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ORIGINAL ARTICLE
Year : 2014  |  Volume : 4  |  Issue : 1  |  Page : 6-10

Assessment of the efficacy and safety of methylene blue dye for sentinel lymph node mapping in early breast cancer with clinically negative axilla


Department of Surgery, Employees' State Insurance Post Graduate Institute of Medical Sciences and Research, New Delhi, India

Date of Web Publication14-Jul-2014

Correspondence Address:
Suman Kharkwal
Chief Medical Officer, 229, Pocket V, Mayur Vihar, New Delhi - 110 091
India
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Source of Support: None, Conflict of Interest: None


DOI: 10.4103/2278-9596.136689

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  Abstract 

Background : The benefits of sentinel lymph node (SLN) biopsy in breast cancer patients with clinically negative axillary nodes are now well established. SLN biopsy has been performed using different techniques including injection of isosulfan blue dye (IBD), radioactive colloid, and methylene blue. The aim of this study was to assess the safety and efficacy of methylene blue dye (MBD) as a mapping agent for SLN biopsy in axillary node negative breast carcinoma.
Materials and Methods: Between February 2010-2012, a total of 27 female patients of 18 years and above, with established diagnosis of breast carcinoma with clinically negative ipsilateral axillary lymph nodes were studied. After induction of anesthesia, 5 ml of 1% methylene blue was infiltrated into the subareolar tissue on the affected side. The lymph nodes receiving the blue dye were excised as the SLN. Modified radical mastectomy (MRM) was completed and the excised breast with the axillary tissue was sent for histopathological examination to correlate with the findings of the SLN biopsy.
Results: The incidence of breast cancer was highest at 41-50 years. Of 27 cases, SLN was identified in 24 cases using MBD. The identification rate was 88.9%. The sensitivity, specificity, positive predictive value (PPV), and negative predictive value (NPV) were 81.8, 100, 100, and 86.7%, respectively.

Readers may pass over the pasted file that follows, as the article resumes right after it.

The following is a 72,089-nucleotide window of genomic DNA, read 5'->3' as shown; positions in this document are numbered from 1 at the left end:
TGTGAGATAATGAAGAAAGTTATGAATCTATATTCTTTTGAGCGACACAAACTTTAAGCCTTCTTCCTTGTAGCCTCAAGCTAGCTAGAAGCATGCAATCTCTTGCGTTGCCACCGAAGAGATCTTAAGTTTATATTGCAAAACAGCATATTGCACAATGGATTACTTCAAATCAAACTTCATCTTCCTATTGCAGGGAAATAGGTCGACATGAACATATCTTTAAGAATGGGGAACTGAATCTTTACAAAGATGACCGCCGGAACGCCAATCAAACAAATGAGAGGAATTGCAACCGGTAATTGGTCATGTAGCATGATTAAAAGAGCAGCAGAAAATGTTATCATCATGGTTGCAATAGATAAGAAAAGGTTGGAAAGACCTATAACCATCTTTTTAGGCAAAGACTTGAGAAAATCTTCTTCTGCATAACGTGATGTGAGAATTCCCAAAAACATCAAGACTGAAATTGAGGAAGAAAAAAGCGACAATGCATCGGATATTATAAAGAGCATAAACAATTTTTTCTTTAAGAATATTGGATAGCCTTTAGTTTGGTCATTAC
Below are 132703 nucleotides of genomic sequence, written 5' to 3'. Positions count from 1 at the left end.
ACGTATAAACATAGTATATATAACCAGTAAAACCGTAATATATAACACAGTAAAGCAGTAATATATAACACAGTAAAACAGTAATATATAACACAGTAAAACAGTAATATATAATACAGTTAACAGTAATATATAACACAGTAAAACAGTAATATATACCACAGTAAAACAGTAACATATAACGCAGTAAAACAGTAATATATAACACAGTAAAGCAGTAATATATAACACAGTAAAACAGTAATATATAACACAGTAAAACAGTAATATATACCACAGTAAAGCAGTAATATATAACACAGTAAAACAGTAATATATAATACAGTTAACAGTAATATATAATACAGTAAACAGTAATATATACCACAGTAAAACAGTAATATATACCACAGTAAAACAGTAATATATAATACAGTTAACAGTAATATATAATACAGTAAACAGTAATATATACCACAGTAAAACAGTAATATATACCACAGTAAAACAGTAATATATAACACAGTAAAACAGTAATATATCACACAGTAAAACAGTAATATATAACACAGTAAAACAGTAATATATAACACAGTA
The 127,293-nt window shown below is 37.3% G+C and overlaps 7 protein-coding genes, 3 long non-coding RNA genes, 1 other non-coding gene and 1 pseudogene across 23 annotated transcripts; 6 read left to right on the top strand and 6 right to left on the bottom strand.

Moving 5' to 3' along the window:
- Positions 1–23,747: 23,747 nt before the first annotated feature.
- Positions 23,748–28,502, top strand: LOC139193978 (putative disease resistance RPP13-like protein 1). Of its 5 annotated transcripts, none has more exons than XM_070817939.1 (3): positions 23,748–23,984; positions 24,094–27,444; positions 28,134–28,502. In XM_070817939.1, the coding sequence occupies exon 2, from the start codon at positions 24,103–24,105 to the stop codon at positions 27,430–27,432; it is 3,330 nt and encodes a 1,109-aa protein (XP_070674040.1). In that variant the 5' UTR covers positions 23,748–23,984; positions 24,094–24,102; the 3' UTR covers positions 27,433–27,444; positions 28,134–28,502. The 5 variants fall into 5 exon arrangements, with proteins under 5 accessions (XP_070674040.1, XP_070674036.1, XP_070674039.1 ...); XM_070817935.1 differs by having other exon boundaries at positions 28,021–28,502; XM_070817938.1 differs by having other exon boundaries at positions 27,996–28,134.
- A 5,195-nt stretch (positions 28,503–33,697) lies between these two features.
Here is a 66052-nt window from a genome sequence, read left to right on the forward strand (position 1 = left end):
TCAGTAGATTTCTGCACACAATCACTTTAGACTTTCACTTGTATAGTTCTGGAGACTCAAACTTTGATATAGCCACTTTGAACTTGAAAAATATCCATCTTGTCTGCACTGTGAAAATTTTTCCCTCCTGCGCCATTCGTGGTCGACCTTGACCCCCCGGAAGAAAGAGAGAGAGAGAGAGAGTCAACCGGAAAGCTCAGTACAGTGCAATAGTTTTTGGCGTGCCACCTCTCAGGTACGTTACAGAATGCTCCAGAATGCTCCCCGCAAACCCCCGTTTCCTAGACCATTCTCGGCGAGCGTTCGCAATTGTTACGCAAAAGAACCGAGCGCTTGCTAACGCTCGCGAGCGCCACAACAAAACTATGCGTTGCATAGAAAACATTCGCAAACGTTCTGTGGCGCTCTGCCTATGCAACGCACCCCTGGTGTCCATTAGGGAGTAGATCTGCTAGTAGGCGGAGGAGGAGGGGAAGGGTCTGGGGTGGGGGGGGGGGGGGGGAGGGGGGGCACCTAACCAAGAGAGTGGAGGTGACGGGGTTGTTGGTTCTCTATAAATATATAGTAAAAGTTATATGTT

Conclusion: This study confirms the safety and efficacy of methylene blue as a mapping agent for SLN biopsy in axillary node negative breast cancer.

Keywords: Breast cancer, methylene blue dye, sentinel lymph node biopsy


How to cite this article:
Mukherjee A, Kharkwal S, Charak K S. Assessment of the efficacy and safety of methylene blue dye for sentinel lymph node mapping in early breast cancer with clinically negative axilla. Arch Int Surg 2014;4:6-10

How to cite this URL:
Mukherjee A, Kharkwal S, Charak K S. Assessment of the efficacy and safety of methylene blue dye for sentinel lymph node mapping in early breast cancer with clinically negative axilla. Arch Int Surg [serial online] 2014 [cited 2024 Mar 1];4:6-10. Available from: https://www.archintsurg.org/text.asp?2014/4/1/6/136689


  Introduction Top


Surgical treatment of breast cancer has evolved from Halsted's radical mastectomy to breast conserving surgery. Similarly, surgical treatment of regional lymph nodes has also become less extensive. Axillary lymph node dissection (ALND) was standard of care for a long time and considered necessary for locoregional control and staging purposes. [1],[2] Although ALND came with substantial morbidity [1],[3] and the majority of the ALND patients were "node negative", various studies reported ALND has no effect on disease-free and overall survivals. [4] There has been a trend recently to be less radical in cancer treatment without compromising the principles of surgical oncology. The relatively recent method of sentinel lymph node (SLN) mapping is a step to achieve that end.

SLN biopsy has been performed using different techniques including injection of isosulfan blue dye (IBD), patent blue (PB), radioactive colloid, fluorescence-guided SLN biopsy using indocyanine green, combination of blue dye and radioactive colloid, and so forth. Methylene blue dye (MBD) is a recent addition to this list.

Isosulfan blue is costly and is known to cause hypersensitivity reactions. IBD and PB were associated with significant number of allergic reaction (0.1-3%), [5],[6],[7],[8],[9],[10] some of which are life threatening. [11] The techniques like fluorescence-guided SLN biopsy using indocyanine green are not widely available, are costly, and are still being studied. Preoperative lymphoscintigraphy facilitates intraoperative identification of axillary nodes, but there are concerns about limited availability and cost of radio colloids as well as exposure of healthcare professionals to radiation.

MBD is more economical than isosulfan blue, does not cause hypersensitivity reactions or any other significant complications and, most importantly, is as good as, and possibly better than, isosulfan blue at SLN mapping. [5],[12] Thus, MBD as a single agent is well suited to surgeons in developing countries to offer the important technique of SLN biopsy without significantly compromising the quality of the test. [13]